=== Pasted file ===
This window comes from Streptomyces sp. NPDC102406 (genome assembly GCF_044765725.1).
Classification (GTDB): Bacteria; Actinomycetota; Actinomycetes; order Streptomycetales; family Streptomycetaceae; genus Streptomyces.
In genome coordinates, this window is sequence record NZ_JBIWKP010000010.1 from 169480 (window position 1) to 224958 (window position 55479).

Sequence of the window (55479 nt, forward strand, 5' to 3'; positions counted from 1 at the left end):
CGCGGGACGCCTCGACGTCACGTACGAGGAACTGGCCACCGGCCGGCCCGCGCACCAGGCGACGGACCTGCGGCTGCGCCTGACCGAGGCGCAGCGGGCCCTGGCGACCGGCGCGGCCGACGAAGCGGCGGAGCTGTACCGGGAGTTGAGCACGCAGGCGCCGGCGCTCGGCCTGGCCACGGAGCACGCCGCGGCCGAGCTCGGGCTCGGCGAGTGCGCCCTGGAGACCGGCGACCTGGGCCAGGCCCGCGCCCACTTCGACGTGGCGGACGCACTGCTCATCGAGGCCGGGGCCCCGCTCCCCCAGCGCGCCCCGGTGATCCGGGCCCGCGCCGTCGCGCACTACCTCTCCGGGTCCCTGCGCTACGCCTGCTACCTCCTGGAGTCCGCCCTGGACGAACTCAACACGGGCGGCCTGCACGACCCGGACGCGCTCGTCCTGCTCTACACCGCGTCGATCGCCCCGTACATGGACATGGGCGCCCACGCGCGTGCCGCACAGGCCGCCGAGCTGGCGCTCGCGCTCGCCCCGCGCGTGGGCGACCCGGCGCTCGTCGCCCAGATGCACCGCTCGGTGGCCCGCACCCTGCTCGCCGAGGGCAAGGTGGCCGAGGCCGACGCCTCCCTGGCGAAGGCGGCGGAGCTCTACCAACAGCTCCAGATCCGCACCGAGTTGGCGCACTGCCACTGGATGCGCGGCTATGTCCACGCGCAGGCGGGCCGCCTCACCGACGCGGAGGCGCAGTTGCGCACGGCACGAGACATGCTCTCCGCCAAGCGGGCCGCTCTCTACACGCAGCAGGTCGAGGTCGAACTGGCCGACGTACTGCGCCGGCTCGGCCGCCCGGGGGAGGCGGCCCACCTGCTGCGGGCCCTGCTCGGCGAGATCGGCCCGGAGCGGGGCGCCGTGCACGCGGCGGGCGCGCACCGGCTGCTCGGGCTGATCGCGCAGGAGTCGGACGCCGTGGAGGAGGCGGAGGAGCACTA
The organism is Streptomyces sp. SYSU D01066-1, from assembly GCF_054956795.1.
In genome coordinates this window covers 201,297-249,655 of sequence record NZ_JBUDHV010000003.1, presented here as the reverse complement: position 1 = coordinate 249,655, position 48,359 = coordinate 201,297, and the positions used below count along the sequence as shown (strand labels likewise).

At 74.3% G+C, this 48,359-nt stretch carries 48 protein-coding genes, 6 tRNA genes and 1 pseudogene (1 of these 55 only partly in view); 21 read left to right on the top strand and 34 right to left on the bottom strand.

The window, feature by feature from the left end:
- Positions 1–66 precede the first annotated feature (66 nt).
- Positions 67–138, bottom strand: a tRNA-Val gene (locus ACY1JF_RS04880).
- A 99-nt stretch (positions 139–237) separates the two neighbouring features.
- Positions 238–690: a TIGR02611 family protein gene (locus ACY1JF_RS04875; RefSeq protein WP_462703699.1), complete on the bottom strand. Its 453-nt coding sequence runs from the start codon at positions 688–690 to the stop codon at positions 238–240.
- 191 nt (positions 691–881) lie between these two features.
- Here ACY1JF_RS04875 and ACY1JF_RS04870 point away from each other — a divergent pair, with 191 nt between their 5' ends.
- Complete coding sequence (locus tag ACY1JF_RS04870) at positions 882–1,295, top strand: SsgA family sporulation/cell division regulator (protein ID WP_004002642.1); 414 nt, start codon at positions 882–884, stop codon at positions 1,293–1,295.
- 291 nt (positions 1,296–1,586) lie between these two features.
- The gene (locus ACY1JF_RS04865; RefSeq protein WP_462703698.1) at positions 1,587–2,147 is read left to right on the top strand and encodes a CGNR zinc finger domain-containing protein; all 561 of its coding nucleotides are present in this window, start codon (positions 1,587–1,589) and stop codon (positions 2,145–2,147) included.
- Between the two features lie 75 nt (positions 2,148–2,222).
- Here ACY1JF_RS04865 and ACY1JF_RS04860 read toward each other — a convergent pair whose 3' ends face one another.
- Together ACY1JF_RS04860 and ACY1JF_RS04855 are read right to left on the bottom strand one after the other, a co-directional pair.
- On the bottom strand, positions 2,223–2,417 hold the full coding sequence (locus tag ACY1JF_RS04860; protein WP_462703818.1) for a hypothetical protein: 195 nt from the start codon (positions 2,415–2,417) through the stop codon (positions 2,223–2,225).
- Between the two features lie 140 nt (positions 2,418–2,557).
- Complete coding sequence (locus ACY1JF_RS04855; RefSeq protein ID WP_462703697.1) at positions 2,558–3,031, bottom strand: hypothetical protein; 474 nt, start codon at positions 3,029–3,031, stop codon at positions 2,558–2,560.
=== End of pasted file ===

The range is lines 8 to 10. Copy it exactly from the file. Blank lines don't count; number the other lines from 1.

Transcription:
At 74.3% G+C, this 48,359-nt stretch carries 48 protein-coding genes, 6 tRNA genes and 1 pseudogene (1 of these 55 only partly in view); 21 read left to right on the top strand and 34 right to left on the bottom strand.

The window, feature by feature from the left end:
- Positions 1–66 precede the first annotated feature (66 nt).